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Brandis fumbles on metadata, puts browsing history on the table

The Attorney General has struggled to define metadata and the parameters of a data retention scheme, saying web addresses would be caught in the net.

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George Brandis.CeBIT, CC BY 2.0

The man charged with developing Australia's new data retention policy has been caught out struggling to identify what online data the Government is seeking to retain.

After confirming he was the man asked by Prime Minister Tony Abbott to develop a mandatory data retention system for Australia, Attorney General George Brandis outlined the relatively simple details of phone metadata, but staggered through a clumsy description of online metadata.

Speaking on Sky News, Brandis joined the Prime Minister in describing metadata as the "name and address on the envelope" that does not reveal "the content of the letter".

When pressed on the details of online metadata, Brandis conceded that it became "a little" more complicated, "but essentially it's the same principle -- it's not content, it's the details of the call".

After Prime Minister Abbott blurred the lines between between sites visited online and actual browsing activity -- "It's not what you're doing on the internet, it's the sites you're visiting," he said -- Brandis also grappled with the distinction between URLs visited and a user's activity online:

What people are viewing on the internet when they web surf is not going to be caught. What will be caught is the web address they communicate to.

What you're viewing on the internet is not what we're interested in. What the security agencies want to know, to be retained, is the electronic address of the website.

When you visit a website, people browse from one thing to the next, and that browsing history won't be retained or there won't be any capacity to access that.

When a connection is made between one computer terminal and a web address, that fact and the time of the connection and the duration of the connection is what we mean by metadata in that context.

Complicating the matter further was the question of online services such as Skype, FaceTime and Google chats. Brandis said "not all Skype conversations are going to correspond to the description of metadata" but that the government wants that kind of information "caught".

It is still not clear just what information the Government wants telcos and ISPs to retain -- it says it is in "discussions" with the major players on the issue -- but Brandis indicated that security agencies were "primarily interested in...mobile phone traffic".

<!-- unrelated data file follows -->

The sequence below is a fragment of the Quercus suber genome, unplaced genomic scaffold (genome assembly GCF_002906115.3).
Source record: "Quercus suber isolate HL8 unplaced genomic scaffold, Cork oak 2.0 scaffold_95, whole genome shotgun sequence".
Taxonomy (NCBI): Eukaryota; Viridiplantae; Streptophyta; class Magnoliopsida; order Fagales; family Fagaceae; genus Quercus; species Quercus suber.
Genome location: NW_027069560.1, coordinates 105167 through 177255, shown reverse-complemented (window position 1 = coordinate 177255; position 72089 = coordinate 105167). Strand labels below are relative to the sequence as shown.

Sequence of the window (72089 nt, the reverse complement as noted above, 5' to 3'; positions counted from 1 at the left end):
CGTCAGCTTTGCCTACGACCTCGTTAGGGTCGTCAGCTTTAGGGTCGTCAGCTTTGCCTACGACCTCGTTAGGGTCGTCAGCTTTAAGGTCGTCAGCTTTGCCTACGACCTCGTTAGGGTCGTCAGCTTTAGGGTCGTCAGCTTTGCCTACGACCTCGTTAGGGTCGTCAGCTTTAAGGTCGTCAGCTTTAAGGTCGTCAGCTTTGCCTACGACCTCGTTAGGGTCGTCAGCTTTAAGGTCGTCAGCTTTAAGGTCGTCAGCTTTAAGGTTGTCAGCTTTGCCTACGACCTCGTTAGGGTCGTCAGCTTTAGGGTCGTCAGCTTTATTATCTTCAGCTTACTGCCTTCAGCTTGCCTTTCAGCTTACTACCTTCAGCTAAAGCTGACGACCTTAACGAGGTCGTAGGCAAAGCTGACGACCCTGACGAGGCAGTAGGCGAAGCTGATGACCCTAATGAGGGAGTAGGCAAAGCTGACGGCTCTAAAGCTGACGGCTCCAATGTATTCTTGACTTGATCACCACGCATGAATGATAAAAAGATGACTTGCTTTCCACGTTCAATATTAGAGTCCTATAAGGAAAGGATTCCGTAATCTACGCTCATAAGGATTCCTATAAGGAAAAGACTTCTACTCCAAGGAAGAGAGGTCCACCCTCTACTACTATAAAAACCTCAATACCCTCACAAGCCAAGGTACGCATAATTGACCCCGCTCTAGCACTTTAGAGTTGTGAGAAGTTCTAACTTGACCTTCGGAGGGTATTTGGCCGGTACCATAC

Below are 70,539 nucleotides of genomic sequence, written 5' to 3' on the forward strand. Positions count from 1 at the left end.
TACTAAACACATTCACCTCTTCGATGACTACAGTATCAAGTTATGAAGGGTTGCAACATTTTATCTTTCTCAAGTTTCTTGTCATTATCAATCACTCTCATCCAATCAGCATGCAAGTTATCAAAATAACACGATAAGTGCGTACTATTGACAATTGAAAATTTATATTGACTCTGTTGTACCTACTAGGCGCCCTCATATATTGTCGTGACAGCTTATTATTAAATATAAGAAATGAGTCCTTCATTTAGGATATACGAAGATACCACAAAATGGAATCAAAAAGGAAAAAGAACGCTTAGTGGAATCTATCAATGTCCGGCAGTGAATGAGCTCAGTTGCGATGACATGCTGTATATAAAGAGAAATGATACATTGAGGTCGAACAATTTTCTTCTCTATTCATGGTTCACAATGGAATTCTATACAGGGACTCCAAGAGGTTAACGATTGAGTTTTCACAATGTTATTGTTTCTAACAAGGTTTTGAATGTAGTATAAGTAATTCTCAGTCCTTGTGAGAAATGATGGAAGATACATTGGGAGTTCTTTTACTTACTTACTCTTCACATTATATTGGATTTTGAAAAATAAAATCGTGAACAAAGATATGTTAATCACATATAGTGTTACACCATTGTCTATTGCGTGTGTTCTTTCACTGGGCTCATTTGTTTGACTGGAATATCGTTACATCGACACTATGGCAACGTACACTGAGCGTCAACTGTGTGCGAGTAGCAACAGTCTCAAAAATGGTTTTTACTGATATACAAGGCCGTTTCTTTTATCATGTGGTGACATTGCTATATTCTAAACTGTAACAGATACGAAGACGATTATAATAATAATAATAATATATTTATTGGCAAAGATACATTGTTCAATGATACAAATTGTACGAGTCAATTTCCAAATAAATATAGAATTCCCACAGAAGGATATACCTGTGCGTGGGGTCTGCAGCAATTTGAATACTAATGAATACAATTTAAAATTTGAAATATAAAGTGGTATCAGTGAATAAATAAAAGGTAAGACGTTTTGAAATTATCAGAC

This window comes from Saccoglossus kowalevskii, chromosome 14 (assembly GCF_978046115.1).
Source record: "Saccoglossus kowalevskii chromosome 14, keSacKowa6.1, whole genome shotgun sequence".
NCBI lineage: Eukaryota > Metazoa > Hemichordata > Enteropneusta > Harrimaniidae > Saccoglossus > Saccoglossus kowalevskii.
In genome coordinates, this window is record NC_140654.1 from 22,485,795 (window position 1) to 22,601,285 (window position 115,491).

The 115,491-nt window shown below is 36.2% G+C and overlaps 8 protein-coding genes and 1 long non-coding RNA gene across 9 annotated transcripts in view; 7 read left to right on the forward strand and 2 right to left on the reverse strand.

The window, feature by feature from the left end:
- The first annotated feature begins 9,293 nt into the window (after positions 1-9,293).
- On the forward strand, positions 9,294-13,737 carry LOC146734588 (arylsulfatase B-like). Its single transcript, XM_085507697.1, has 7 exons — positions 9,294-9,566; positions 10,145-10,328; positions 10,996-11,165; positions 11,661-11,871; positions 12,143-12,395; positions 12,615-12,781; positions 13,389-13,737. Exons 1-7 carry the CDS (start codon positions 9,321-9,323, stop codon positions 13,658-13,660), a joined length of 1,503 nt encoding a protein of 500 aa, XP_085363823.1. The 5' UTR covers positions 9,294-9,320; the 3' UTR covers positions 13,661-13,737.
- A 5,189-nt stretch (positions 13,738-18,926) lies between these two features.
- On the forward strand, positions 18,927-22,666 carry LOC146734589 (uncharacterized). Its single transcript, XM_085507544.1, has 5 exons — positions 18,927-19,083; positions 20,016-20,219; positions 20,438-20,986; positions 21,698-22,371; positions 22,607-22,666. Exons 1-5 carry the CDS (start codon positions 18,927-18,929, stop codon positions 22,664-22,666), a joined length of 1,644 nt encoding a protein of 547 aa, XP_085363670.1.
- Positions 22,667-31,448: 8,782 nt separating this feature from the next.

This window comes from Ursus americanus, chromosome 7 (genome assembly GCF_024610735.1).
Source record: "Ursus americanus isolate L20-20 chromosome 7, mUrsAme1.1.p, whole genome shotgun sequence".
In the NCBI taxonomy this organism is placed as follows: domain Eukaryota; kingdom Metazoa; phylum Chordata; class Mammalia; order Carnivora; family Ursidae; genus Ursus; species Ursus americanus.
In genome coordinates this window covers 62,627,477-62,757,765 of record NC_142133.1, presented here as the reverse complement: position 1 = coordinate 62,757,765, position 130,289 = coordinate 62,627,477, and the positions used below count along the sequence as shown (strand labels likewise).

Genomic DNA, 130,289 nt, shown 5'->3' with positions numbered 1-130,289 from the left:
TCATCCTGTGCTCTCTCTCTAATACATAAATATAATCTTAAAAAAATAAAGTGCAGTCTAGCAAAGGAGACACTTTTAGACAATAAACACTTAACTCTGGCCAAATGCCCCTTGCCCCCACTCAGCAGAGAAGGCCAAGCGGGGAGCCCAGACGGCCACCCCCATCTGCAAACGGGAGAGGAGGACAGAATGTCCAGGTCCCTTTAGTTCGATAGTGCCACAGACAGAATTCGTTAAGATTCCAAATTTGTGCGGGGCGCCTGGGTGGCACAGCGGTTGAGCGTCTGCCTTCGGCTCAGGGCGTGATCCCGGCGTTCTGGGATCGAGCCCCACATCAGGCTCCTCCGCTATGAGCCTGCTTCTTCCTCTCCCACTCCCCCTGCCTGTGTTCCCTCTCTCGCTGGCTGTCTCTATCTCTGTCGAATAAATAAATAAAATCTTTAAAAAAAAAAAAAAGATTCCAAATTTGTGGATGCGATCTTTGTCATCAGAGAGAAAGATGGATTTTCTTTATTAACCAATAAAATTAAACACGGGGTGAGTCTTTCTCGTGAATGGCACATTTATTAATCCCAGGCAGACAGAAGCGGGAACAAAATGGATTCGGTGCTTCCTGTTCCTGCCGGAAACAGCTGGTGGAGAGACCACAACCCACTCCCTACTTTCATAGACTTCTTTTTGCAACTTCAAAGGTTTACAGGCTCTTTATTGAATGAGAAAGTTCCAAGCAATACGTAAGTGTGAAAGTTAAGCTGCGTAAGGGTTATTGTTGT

While rooting out terrorism might be the primary motivator for the reforms, Brandis joined Prime Minister Abbott in indicating that data retention could be used to prosecute a range of crimes, saying "access to metadata is an extremely useful criminal investigative tool".

However, he said the government was "not interested" in using metadata to prosecute Australians for downloading illegal content.

Backflip on browsing history?

At a 2012 hearing of the Joint Standing Committee on Intelligence and Security, secretary for the Attorney-General's Department Roger Wilkins (who has advised the Department through various Governments since 2008) said the distinction between content and non-content data was the "hinge" of the debate. He also stipulated that non-content data such a URL could reveal information about content.

If you wanted to get that sort of information [a URL visited] then you would need to get a warrant. The reason for that is because the type of URL or address that would be revealed in terms of web surfing does give some indication of the content. If you're going to Pete's Pornography Store or Amazon, it gives some idea of the nature of the communication or the content of the transaction. So that URL would not be available unless you got a warrant.

Despite Brandis' current intent to require ISPs to track web addresses, ZDNet journalist Josh Taylor has unearthed footage from the 2012 hearing in which Brandis said retention of browsing history would be highly unpopular with Australians.

The public would accept a level of mandatory data retention in relation to telecommunications, they would accept the logic of the regime being technology neutral and therefore reaching the internet, but my political judgement is that there is no way in a million years the public wouldn't react very strongly against a proposal unless they were absolutely guaranteed their internet browsing history or use would not be the subject of the mandatory retention regime.

Updated at 11:55 a.m. AEST: Included comments from the 2012 Joint Standing Committee on Intelligence and Security.